Ever since the late 60’s and early 70’s there has been contention between the various types of academic advising. There are 3 primary categories of academic advising: Prescriptive, Intrusive and Developmental (Click the link here for a quick Wikipedia on the three categories). While each form of advising has it’s place and function, the past 50 years have seen more research supporting and advocating a mix between Developmental and Intrusive Advising.

As Academic Life Coaches, following the standards of the International Coach Federation, it is our dream and passion to see more colleges embrace a developmental approach of advising that also combines the purposeful partnership found in insight-driven intrusive advising. Ultimately, we see the relationship between a coach and a client, or an advisor and a student, to be the most critical element in making an academic guidance arrangement successful – and research from college advising supports this belief. This page explores the connections between the research of Academic Advising, particularly Developmental Advising, and the skills and practices of Academic Life Coaching.

Wearing Two Hats: College Advisor and College Coach The Work of a College Advisor

When we think of traditional advising, we tend to imagine students entering an office on academic probation being told what needs to change before failing out of school. Oftentimes, especially for students, there is an expectation that the advisor is there to solve the student’s problems. In many ways, this mindset of advising creates confusion around who is really responsible for student success. This notion, that the advisor’s primary role is to dispense advice, is embedded into the very name of academic advisor.

Along with confusion between simply offering advice and cultivating student development, many advisors have to balance a variety of responsibilities. Most academic advising teams must facilitate intake of new students, alignment of degree plans and the data entry process for those plans. Ideally, this work is combined with the work of a developmental academic advisor; however, there is systematic confusion about the most important work of a college advisor – the work that truly pushes those retention numbers up.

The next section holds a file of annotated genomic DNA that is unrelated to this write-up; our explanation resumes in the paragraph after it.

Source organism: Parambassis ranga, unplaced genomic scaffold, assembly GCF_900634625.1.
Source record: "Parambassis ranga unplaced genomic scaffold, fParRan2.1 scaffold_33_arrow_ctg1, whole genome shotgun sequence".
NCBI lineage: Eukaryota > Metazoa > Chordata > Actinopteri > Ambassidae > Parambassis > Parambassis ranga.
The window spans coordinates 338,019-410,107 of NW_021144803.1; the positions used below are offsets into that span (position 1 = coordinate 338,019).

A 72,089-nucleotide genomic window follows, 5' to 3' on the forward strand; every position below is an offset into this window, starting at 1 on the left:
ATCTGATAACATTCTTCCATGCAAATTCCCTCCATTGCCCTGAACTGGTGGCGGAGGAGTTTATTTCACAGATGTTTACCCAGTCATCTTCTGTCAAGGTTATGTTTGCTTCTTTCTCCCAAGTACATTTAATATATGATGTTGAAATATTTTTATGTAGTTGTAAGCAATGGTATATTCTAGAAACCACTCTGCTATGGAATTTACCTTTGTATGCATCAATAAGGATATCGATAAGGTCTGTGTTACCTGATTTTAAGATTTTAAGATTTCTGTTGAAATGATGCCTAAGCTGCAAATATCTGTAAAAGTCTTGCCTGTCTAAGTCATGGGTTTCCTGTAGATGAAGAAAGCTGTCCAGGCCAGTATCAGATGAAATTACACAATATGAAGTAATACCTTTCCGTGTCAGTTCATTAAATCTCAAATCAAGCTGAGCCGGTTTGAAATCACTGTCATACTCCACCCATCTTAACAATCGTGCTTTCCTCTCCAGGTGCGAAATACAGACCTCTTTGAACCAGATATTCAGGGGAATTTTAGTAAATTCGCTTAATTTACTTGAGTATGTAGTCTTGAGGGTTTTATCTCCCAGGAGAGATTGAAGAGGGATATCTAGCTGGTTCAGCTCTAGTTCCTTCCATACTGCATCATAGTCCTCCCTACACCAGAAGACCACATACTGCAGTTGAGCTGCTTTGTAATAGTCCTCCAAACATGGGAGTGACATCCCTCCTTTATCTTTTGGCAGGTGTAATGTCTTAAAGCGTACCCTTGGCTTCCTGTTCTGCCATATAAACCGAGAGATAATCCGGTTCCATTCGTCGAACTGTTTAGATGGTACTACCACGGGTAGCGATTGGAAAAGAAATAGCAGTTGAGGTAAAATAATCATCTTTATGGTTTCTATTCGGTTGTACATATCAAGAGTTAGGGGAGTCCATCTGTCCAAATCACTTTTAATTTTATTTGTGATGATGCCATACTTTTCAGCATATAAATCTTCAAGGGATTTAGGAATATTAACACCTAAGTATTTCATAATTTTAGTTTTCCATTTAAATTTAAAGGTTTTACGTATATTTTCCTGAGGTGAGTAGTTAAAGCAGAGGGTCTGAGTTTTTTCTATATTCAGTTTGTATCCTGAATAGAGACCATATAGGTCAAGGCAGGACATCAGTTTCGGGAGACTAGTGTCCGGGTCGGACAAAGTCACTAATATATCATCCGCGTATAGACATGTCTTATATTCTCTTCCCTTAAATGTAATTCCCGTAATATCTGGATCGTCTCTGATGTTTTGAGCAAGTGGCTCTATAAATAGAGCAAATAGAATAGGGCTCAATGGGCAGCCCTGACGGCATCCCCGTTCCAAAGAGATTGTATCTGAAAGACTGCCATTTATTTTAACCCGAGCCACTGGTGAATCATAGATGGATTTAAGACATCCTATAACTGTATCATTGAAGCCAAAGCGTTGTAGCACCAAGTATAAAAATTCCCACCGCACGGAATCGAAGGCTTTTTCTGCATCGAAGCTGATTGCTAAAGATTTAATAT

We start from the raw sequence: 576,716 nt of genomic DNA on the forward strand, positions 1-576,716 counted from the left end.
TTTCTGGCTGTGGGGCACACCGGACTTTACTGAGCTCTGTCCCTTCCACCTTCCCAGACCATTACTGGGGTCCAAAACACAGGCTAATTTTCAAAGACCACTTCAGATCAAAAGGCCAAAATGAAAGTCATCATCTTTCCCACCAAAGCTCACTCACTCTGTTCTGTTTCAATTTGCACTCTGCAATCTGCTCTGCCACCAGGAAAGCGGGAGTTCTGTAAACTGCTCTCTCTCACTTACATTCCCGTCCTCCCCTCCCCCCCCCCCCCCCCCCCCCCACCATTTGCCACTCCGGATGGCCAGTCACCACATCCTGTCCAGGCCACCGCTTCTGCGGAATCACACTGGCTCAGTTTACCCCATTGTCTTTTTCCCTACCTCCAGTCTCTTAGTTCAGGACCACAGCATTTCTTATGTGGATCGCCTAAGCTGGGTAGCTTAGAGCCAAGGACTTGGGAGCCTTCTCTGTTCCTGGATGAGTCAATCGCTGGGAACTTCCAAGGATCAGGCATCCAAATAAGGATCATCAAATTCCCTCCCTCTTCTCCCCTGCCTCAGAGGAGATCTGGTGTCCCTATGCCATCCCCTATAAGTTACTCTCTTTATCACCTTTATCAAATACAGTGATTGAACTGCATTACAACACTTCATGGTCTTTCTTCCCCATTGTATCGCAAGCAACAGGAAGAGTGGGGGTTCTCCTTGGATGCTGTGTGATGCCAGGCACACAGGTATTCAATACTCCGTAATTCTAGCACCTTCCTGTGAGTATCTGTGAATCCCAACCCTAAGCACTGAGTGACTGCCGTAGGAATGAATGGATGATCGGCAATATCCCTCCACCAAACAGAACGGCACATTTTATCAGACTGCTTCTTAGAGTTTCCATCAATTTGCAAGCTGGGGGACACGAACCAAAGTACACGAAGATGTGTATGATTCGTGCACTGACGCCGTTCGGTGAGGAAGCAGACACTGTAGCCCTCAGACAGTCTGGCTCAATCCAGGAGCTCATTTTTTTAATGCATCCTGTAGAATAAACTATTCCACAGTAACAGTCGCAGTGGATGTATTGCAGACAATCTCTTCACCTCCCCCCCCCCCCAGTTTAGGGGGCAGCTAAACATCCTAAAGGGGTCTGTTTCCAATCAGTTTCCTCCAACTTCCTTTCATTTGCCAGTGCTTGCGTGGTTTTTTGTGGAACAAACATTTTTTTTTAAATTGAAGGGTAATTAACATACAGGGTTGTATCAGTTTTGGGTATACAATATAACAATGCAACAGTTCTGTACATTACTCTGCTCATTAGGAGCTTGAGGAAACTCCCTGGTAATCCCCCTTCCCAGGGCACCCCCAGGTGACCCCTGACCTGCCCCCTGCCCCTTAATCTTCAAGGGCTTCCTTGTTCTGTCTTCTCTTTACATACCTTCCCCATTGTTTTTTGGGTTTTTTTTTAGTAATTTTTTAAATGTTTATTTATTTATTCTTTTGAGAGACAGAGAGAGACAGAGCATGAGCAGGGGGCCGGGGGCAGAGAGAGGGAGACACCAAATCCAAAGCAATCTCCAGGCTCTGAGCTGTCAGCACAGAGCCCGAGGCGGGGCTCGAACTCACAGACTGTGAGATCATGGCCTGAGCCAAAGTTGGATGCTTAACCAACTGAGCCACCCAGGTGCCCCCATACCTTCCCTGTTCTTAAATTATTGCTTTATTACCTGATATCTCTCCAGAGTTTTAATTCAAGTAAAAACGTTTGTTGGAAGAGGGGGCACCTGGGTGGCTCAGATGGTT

The most effective work of an advisor happens when they are less focused on delivering advice, and more focused on partnering with their students to learn through the student’s challenges together. This is the work of a College Coach.

The Work of a College Coach

When applying the skills of an Academic Life Coach (ALC), a College Coach is working as a developmental advisor. College coaches work hard to build a relationship between student and advisor that signals a mutual partnership instead of a hierarchical arrangement. The focus of this relationship is to provide meaningful, challenging yet warm conversations. These conversations help a student not only deal with academic challenges, but also non-academic ones which also have a bearing on the student’s college experience.

When training advisors on ALC skills, we often discuss how and when to use the coaching process with students. Because of the misunderstanding many students have concerning a College Advisor’s responsibility, we make a habit of letting our students know when we are serving as a traditional advisor (in this case, a prescriptive advisor) and when we are stepping into the role of a college coach (developmental advising). This is meant to be done literally, as a coach speaks with a student letting them know when they are simply advising (advice giving) and providing coaching. This process helps to further build a partnership between student and coach.